[Just coming late to this discussion, so sorry if this has already be talked

1) For BCE dates my gut feeling is that the spec should support _naming_ the
years in normalized, numeric format rather than _calculating_ the years from
supposed 0 or -1 positions.

If it is generally agreed in the Western world that the name of a year is 31
BCE, then I would argue that the most appropriate normalized form of that is
"-31" or BCE31 (as in John Kunze's TEMPER proposal).   An approach based on
calculation from another date is trying to solve a problem that I don't
believe exists, in our domain at least.

And maybe I'm missing something, but the following sentence from the table
seems problematic on its face:

"BC has no year zero. In the BC system the year before year 1 is '1 BC'.
Thus '-0999' means '1000 BC'."  

Shouldn't that be "-1001" means "1000 BCE" (calculated from 1 BCE)?  Or, if
a scholar says something is from 1000 BCE, why wouldn't we assume that s/he
knows that BCE starts with 1 BCE?  

BTW -- I would strongly encourage the use BCE and CE terminology in evolving
standards documentation rather than BC / AD.

2) Using extensive "prescribed punctuation" to describe different types of
dates (curly brackets, square brackets, single quotes, tildes, greater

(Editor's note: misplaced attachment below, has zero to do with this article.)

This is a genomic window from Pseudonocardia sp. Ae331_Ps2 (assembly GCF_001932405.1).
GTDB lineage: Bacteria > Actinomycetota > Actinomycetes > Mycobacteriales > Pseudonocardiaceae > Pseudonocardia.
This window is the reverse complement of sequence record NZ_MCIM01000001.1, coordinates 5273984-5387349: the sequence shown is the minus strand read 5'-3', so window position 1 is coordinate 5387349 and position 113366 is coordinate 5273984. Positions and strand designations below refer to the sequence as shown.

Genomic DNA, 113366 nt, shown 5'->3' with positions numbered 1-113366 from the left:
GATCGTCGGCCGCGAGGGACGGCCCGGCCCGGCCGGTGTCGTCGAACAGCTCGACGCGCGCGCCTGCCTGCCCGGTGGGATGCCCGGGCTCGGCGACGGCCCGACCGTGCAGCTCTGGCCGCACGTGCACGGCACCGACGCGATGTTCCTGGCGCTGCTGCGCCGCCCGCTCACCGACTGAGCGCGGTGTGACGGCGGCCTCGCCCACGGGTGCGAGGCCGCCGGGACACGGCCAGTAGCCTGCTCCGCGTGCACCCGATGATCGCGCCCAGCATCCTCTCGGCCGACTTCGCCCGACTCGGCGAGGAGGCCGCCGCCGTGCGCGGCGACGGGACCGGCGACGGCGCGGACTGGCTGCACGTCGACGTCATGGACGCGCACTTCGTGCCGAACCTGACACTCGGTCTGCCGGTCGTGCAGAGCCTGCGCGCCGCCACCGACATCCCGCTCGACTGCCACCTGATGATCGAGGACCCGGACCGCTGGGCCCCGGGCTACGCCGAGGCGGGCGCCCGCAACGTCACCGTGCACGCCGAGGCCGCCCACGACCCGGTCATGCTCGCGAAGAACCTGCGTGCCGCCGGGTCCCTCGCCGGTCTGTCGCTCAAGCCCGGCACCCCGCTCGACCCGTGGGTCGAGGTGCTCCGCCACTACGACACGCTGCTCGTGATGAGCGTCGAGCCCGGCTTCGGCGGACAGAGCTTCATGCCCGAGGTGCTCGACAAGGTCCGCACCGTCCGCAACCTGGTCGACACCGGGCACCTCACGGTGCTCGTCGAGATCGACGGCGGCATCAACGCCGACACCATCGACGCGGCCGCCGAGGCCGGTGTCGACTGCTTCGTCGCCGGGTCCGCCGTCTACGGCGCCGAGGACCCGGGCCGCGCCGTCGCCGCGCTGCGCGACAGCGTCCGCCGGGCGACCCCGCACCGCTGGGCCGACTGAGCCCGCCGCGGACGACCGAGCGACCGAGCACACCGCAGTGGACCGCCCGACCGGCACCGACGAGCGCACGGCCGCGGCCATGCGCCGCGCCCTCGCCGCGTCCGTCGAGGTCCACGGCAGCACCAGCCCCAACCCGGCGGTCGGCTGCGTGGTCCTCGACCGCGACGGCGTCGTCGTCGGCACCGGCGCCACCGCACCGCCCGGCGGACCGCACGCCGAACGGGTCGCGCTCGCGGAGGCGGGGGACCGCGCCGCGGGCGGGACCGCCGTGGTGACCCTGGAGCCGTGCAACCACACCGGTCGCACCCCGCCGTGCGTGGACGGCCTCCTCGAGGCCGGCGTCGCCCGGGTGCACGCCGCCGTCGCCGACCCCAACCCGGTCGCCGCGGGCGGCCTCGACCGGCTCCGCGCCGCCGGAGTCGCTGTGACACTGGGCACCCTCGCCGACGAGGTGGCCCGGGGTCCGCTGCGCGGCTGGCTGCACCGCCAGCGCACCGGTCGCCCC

than/less than, double slash, and the infamous 'u' of old) is not a great
way to build a modern standard.  Giving unusual meanings to ordinary
punctuation is not a substitute for appropriate, schema-driven content

I recognize that there is value in having a few simple metadata elements
embedded in the date string and that ISO has already gone partway down that
road. But asking us to write logic that parses things like:


to explain "3 hours within the period between 8am and 6pm on 12 June 1999"
seems over the top. (I hope and assume LC has solid use cases for each of
these examples and isn't just speculating about possibilities!)

At a certain point it would be best to fall back on schema-validatable
approaches along the lines of:  

<dateCaptured><dateDelimiter point="start">19990612T08:00:00</dateDelimiter>
<dateTimeInterval unit="hours">3</dateTimeInterval></dateCaptured>
<dateDelimiter point="end">19990612T18:00:00</dateDelimiter>

-- Anyway, just some quick thoughts.

Stephen Paul Davis ~ Director, Libraries Digital Program
207A Butler, Columbia University Libraries, New York, NY
email: [log in to unmask] ~ ph(212)854-8584  fax(212)854-0089